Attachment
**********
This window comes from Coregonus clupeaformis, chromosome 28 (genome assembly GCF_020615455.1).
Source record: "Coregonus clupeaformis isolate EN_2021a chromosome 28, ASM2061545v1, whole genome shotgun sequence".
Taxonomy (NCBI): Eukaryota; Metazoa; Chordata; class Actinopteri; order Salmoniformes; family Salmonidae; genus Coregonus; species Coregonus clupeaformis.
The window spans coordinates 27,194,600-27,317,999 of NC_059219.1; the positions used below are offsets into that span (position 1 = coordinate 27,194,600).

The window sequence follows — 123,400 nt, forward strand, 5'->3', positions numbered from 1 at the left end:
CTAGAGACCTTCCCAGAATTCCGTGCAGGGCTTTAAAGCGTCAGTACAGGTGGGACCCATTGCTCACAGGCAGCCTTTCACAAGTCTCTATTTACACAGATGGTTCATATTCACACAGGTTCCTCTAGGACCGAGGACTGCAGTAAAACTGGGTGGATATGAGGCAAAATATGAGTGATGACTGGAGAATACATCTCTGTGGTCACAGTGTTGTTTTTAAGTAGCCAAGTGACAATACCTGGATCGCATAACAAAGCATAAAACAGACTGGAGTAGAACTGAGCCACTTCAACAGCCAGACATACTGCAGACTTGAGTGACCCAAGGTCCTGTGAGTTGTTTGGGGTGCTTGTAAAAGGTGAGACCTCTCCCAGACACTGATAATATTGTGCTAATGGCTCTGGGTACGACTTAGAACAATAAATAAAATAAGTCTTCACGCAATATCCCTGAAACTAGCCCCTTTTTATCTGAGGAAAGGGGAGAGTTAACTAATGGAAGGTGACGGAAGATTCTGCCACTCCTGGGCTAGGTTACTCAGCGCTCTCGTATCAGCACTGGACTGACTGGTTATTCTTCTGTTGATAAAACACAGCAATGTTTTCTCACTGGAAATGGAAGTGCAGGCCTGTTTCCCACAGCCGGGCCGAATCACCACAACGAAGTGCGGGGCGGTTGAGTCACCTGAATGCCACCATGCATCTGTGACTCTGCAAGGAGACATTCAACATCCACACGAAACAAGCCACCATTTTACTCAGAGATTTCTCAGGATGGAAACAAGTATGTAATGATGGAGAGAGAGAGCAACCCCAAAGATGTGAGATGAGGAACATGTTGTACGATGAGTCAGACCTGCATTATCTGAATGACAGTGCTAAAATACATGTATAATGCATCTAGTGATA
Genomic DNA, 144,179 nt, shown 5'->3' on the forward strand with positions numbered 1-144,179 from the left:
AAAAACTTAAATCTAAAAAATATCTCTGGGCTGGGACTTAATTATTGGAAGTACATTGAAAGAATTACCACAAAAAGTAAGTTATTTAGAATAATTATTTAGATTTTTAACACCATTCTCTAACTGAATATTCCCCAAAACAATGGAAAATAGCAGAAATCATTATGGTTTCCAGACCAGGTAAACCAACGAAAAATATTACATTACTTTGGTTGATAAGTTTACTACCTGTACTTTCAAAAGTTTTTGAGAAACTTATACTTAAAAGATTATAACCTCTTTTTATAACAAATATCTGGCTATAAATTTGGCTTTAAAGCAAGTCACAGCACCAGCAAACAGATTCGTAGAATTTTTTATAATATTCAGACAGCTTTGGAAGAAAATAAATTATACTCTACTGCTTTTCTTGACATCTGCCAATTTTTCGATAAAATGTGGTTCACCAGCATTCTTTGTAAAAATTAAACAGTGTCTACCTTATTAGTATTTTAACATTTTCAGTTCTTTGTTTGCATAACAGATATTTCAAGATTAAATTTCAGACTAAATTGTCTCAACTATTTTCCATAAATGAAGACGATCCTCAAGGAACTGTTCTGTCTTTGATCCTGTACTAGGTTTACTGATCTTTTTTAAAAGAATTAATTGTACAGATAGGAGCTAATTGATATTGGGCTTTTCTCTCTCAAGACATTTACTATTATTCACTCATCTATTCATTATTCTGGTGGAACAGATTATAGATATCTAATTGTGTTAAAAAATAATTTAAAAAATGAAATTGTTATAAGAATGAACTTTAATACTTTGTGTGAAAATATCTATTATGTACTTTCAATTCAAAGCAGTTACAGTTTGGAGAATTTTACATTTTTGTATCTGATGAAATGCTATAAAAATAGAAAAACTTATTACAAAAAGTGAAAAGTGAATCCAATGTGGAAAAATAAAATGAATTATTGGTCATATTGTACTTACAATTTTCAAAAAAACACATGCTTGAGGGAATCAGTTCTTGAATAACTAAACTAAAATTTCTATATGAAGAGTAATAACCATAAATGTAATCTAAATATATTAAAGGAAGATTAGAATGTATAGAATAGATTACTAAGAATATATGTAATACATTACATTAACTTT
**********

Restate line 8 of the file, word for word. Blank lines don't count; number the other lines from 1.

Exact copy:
AAAAACTTAAATCTAAAAAATATCTCTGGGCTGGGACTTAATTATTGGAAGTACATTGAAAGAATTACCACAAAAAGTAAGTTATTTAGAATAATTATTTAGATTTTTAACACCATTCTCTAACTGAATATTCCCCAAAACAATGGAAAATAGCAGAAATCATTATGGTTTCCAGACCAGGTAAACCAACGAAAAATATTACATTACTTTGGTTGATAAGTTTACTACCTGTACTTTCAAAAGTTTTTGAGAAACTTATACTTAAAAGATTATAACCTCTTTTTATAACAAATATCTGGCTATAAATTTGGCTTTAAAGCAAGTCACAGCACCAGCAAACAGATTCGTAGAATTTTTTATAATATTCAGACAGCTTTGGAAGAAAATAAATTATACTCTACTGCTTTTCTTGACATCTGCCAATTTTTCGATAAAATGTGGTTCACCAGCATTCTTTGTAAAAATTAAACAGTGTCTACCTTATTAGTATTTTAACATTTTCAGTTCTTTGTTTGCATAACAGATATTTCAAGATTAAATTTCAGACTAAATTGTCTCAACTATTTTCCATAAATGAAGACGATCCTCAAGGAACTGTTCTGTCTTTGATCCTGTACTAGGTTTACTGATCTTTTTTAAAAGAATTAATTGTACAGATAGGAGCTAATTGATATTGGGCTTTTCTCTCTCAAGACATTTACTATTATTCACTCATCTATTCATTATTCTGGTGGAACAGATTATAGATATCTAATTGTGTTAAAAAATAATTTAAAAAATGAAATTGTTATAAGAATGAACTTTAATACTTTGTGTGAAAATATCTATTATGTACTTTCAATTCAAAGCAGTTACAGTTTGGAGAATTTTACATTTTTGTATCTGATGAAATGCTATAAAAATAGAAAAACTTATTACAAAAAGTGAAAAGTGAATCCAATGTGGAAAAATAAAATGAATTATTGGTCATATTGTACTTACAATTTTCAAAAAAACACATGCTTGAGGGAATCAGTTCTTGAATAACTAAACTAAAATTTCTATATGAAGAGTAATAACCATAAATGTAATCTAAATATATTAAAGGAAGATTAGAATGTATAGAATAGATTACTAAGAATATATGTAATACATTACATTAACTTT